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Schematic illustration of regional denudation for felsic alkaline intrusive rock bodies of the State of Rio de Janeiro, Brazil: Cabo Frio Island and Itaúna Body.

In geology, denudation involves the processes that cause the wearing away of the Earth's surface by moving water, by ice, by wind, and by waves, leading to a reduction in elevation and in relief of landforms and of landscapes. Endogenous processes such as volcanoes, earthquakes, and plate tectonics uplift and expose continental crust to the exogenous processes of weathering, of erosion, and of mass wasting.


Denudation incorporates the mechanical, biological and chemical processes of erosion, weathering and mass wasting. Denudation can involve the removal of both solid particles and dissolved material. These include sub-processes of cryofracture, insolation weathering, slaking, salt weathering, bioturbation and anthropogenic impacts.[1]

Factors affecting denudation include:´


Modern denudation estimates are usually based on stream load measurements taken at gauging stations. Suspended load, bed load, and dissolved load are included in measurements. The weight of the load is converted to volumetric units and the load volume is divided by the area of the watershed above the gauging station. The result is an estimate of the wearing down of the Earth's surface in inches or centimeters per 1000 years.[2] In most cases no adjustments are made for human impact, which causes the measurements to be inflated.[3]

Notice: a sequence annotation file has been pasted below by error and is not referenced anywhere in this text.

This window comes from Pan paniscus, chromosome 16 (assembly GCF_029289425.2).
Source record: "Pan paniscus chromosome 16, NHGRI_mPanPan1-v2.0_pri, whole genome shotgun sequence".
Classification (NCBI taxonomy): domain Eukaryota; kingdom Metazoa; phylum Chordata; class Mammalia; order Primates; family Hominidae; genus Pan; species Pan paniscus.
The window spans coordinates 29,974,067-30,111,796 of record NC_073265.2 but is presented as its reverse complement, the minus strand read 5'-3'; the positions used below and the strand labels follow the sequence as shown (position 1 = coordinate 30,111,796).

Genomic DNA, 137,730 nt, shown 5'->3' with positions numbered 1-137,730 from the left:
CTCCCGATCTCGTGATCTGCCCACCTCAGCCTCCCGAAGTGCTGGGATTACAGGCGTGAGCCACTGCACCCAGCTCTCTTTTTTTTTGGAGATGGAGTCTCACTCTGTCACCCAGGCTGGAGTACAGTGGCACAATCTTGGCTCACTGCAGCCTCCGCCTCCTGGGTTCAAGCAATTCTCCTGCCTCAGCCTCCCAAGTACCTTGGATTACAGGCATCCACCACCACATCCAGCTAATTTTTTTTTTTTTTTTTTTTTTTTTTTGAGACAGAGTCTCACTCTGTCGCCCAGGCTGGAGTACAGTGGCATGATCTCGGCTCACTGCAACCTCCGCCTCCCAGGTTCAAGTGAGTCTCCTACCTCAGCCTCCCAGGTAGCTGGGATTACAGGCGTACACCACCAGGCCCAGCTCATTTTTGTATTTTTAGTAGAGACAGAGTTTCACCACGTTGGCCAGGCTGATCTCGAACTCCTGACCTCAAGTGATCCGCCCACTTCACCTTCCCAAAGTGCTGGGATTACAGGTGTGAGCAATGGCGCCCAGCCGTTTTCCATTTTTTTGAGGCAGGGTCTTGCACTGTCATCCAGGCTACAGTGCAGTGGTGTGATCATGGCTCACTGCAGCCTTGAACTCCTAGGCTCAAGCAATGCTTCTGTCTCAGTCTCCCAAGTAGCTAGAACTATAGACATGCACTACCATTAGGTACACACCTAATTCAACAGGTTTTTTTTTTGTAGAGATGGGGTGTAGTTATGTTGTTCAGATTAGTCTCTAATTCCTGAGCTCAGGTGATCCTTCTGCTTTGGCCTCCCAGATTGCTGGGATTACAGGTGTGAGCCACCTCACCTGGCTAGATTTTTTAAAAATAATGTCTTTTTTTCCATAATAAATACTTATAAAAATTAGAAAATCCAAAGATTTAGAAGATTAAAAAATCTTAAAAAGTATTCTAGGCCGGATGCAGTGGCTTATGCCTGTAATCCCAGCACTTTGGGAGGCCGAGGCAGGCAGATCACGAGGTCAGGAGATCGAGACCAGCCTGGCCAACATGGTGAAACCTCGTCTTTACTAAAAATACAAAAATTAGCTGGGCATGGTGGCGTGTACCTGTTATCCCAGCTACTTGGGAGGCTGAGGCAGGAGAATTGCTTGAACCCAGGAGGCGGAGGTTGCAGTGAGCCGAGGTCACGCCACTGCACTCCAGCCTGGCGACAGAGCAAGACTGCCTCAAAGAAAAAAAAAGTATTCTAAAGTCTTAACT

Denudation rates are usually much lower than the rates of uplift. The only areas at which there could be equal rates of denudation and uplift are active plate margins with an extended period of continuous deformation.[4]

Proposed cycles

Early studies prompted the formation of denudation cycle hypotheses to describe land formations. Although at present they are mostly discounted, many of these models are enduring due to their simplicity and seemingly obvious assumptions.

In the 1890s W. M. Davis proposed a cycle of 'wearing down' in which so called 'young' landscapes had high gradients and elevations, and waning, low elevation topography through middle age to old age. Landscapes of Britain and Wales were thought to reflect these multiple peneplanation and rejuvenation cycles, such as the 3,000-foot remnant summit plateau in North Wales. A number of assumptions of fluvial and glacial dynamics in temperate areas were made in the formation of this model.

Such theories were proposed before tectonic theory was largely understood, and therefore are now largely discredited.

Volcanic landforms

A) Villarrica Volcano, Chile, a volcano without effects of erosion and denudation
B) Chachahén Volcano, Mendoza Province, Argentina, a volcano with strong effect of erosion but no denudation
C) Cardiel Lake, Santa Cruz Province, Argentina, a volcanic area under strong effect of denudation, exposing subvolcanic rock body.[5]

Denudation exposes deep subvolcanic structures on the present surface of the area where volcanic activity once occurred. Sub-volcanic structures such as volcanic plugs and dikes are exposed by denudation.


  1. ^ Smithson, P et al (2008) Fundamentals of the Physical Environment (4th ed.)
  2. ^ Ritter, D.F. 1967. Rates of denudation. Jour. Geol. Educ. 15, C.E.G.S. short rev. 6:154-59
  3. ^ Judson, S. 1968. Erosion of the land. Am. Scientist 56:356-74
  4. ^ Burbank, D.W., and Beck, R.A. 1991. Rapid long term rates of denudation. Geology 19:1169-72
  5. ^ Motoki, Akihisa; Sichel, Susanna. Avaliação de aspectos texturais e estruturais de corpos vulcânicos e subvulcânicos e sua relação com oambiente de cristalização, com base em exemplos do Brasil, Argentina e Chile (PDF) (in Portuguese).

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